Cinderella Shock Syndrome

A person (possibly Victor Hernandez, the photographer) holding pair of turquoise sneakers with thick white soles by their laces as iridescent bubbles float around. Blurred in the background is what seems to be a bridge of a similar rurquoise colour to the shoes.

I looked up the term ‘Cinderella syndrome’ and found a theory from a 1981 book that claims that the Cinderella complex is ‘a fear some women have of being independent that causes an unconscious desire to be taken care of by others.’

I sniff my nose at this idea being applied specifically to Cinderella: the theme of being cared for by someone else is a theme that runs through almost all fairy tales across the world that include a young woman and a wealthy man and a happily ever after.  

Yet, of all the fairy tales, it’s Cinderella’s that raises the most questions for me, money-wise.*

She went from sitting in cinders, ashes and rags to the royal splendour of a palace and I can’t help but wonder – how did she cope?

Image result for cinderella gif

Did she struggle when food went to waste or if she was served an overly large portion, guilt-stricken by the memories of her former poverty?

Did she miff off the maids when they caught her cleaning her own clothes?

Did she embarrass by insisting that every part of a pumpkin could be used, for curries, casseroles and coaches?

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Hoarder of Hope

Dozens shiny gold stars that look like sequins...

“Where does this go?” asks my mum, waving some trinket at me.

I shrug: “I dunno.” Then I frown. “I just find it really hard to get rid of stuff, even if I know I don’t need it now.”

My mother sighs deeply, acknowledging our similarities. “It’s that poverty mindset.”

And I remember being impressed, because my mum is not someone prone to any sort of deep or constant reflection. And she absolutely hit the nail on the head concerning the reason for my inability to let go of certain things.

It’s definitely something that runs in the family – my mum is a notorious stasher. One of my favourite memories was when my sister and I got sick of not being able to see her vanity table and started clearing it.

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The No Spend Year by Michelle McGagh.

I picked this book up in my local library because the bright green cover stood out to me and I’m really glad I did. I don’t really know what I was expecting but based on the title and the supposed emphasis on ‘no spend’ I guess I assumed it would be like the lead protagonist of the Shopaholic series going cold turkey for a year.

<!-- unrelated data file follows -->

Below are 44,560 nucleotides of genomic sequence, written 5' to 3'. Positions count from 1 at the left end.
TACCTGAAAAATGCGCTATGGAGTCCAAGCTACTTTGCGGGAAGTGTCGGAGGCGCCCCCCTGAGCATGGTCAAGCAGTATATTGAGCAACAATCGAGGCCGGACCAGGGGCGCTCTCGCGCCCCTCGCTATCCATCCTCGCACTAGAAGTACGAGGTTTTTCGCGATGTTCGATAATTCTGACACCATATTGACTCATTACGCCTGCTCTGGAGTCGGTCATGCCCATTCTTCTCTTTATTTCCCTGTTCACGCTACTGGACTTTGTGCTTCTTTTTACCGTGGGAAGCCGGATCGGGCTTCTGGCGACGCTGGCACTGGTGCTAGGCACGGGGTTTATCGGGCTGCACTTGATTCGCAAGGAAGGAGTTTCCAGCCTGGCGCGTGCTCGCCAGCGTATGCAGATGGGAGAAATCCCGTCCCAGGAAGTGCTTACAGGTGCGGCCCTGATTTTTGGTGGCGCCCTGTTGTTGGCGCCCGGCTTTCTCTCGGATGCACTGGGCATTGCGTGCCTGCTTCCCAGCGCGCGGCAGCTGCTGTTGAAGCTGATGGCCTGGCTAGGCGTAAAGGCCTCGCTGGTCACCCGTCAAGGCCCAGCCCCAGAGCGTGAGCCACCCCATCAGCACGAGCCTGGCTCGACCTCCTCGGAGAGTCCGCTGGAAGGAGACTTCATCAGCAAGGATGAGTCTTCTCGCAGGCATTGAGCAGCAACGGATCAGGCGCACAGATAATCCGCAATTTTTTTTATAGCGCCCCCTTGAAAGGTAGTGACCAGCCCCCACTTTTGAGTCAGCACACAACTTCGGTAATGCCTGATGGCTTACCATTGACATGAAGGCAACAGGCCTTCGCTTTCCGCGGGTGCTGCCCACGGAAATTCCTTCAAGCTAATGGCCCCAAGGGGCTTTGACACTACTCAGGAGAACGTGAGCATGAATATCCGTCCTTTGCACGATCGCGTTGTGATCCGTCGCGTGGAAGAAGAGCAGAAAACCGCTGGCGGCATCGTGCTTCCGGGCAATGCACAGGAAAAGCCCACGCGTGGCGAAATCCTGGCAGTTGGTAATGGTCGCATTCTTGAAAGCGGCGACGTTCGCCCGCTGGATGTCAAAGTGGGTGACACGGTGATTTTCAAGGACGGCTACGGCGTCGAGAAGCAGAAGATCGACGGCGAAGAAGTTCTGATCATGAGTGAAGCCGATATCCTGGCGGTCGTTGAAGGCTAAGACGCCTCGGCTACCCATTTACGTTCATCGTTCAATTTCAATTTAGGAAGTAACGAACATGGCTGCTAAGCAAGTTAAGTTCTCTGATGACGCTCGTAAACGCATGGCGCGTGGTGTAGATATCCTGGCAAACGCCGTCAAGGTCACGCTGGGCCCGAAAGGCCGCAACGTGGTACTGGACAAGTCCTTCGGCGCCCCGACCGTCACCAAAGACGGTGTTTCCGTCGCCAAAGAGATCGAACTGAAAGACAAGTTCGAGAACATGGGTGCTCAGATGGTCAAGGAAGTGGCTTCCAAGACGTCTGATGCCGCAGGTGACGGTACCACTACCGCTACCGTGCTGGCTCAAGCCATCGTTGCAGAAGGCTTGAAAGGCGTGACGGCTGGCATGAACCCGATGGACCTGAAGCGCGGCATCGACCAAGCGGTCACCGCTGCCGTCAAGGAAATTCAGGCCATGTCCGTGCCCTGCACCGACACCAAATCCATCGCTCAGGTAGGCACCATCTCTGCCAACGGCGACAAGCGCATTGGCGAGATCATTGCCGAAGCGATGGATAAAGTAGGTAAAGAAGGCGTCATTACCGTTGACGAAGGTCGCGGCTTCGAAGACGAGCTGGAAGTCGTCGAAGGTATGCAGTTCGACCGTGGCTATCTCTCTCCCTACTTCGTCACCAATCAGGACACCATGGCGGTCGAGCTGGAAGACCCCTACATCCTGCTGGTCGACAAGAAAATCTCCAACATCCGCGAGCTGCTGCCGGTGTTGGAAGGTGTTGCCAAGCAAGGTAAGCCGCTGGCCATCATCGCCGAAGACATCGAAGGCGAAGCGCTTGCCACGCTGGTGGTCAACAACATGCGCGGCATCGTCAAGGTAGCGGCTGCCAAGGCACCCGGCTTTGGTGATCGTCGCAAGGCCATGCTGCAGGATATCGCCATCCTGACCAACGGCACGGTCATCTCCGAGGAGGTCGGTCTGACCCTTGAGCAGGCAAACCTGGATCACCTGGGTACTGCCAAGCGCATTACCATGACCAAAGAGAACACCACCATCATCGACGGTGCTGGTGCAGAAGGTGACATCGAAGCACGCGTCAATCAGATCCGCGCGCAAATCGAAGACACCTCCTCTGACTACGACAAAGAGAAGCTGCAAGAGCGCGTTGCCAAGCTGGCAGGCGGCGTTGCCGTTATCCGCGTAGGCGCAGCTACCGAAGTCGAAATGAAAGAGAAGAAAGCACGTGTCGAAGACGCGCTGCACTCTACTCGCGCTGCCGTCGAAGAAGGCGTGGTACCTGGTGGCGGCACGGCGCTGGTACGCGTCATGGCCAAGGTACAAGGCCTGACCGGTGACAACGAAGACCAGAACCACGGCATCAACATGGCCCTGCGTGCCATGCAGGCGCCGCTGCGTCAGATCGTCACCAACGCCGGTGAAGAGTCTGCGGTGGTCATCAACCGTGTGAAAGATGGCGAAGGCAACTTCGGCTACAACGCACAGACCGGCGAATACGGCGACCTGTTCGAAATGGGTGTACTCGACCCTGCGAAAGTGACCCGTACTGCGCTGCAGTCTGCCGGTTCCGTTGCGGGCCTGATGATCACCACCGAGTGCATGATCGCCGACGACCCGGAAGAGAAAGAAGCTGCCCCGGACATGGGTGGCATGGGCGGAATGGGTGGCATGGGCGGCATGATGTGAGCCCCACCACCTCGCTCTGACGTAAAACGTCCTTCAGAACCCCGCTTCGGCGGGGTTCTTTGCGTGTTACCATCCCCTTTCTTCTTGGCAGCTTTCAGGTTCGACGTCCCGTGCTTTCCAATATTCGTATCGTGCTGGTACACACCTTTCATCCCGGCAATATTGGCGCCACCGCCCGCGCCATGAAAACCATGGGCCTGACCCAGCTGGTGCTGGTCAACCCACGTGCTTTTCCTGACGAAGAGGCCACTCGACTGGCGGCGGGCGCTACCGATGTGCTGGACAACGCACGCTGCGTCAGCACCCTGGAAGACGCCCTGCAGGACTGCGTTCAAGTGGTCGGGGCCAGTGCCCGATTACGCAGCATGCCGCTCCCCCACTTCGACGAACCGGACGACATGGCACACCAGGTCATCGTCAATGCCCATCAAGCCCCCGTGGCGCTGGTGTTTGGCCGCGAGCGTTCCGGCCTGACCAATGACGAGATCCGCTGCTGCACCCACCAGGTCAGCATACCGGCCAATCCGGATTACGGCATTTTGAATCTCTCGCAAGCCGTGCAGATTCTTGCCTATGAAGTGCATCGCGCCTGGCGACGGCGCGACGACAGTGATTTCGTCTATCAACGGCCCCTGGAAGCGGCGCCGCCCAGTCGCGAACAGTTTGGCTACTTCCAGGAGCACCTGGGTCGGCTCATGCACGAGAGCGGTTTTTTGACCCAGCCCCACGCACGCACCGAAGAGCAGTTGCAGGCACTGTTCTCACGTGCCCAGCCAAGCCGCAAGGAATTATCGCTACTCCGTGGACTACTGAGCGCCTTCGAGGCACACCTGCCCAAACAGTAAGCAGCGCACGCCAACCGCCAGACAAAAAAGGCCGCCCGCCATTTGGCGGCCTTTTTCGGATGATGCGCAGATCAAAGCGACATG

Au contraire, my problematic biases!

Michelle is a financial journalist and decided that, for one year, apart from absolute necessities, she is not going to spend any money. She initially wrote it as part of a column for the Guardian before it was a book, so you can get a bit of a peep there if you like.

Something that struck me was that, because she has a bike and cycles most places, she decided to not allow herself the ‘luxury’ of the bus or cabs.

Now think about that for a minute – trying to visit your friends or family or constantly commuting and even going on holiday (yes she does, for free, seriously) purely by bike. What the heck! Only by bike?! I thought as I read. Never mind Man vs Food, this is like Woman vs Life.

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Wedding Guest Shenanigans

This year, we’ve had ten wedding events between us, most of them weddings. And like I’ve said, I frigging love weddings.

I also read an article that said that the average cost of being a wedding guest in 2019 was £391, so the maths says we should have spend over £3,000 on attending other people’s weddings this year.

Unsurprisingly, the maths is wrong and not just because it didn’t occur to me to not take my chipped nails to someone else’s event and my make up is older than my first born.

Speaking of which, attending a wedding with a baby makes things…interesting financially.

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My favourite thrifty fitness activities

A person wearing red athletic shoes and a yellow and black striped tracksuit.

As a teacher, I happily put my hands up and admit that summer is my off season. I can put my feet up and relaaaax. Quite often this involves ice cream and cake and a table but sometimes, I relax by…well, working out.

I find it gives me more energy (to do less), my mood is lifted and I generally tend to have more patience with other human beings.
A sedentary Draig is a pretty miserable Draig indeed. Plus, there are a whole load of preventable diseases that run in my family for which exercise seems to be the number 1 solution.

But I resist the siren call of leisure centres and gyms trying to lure me with summer deals and an impressive puns on the word ‘sizzling’. Nope, unless it’s for a swimming pool, I’m not going in.

Rather, I’m trying to make the most of the sunshine, warmth and free Vitamin D I have access to before winter comes a-knocking to stay for what seems like forever…

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Money After Marriage: Lessons I learnt from my Aunties

My mum was (is?) a social butterfly in her community. She was the friend her friends called when life got messy because she’s sympathetic and supportive without being abrasive. As the daughter of such a woman, this meant I got to have a peek into the lives of many of my ‘Aunties’ and – unwittingly – how they navigated their money and lives. What I’ve saw definitely impacted my money moves.

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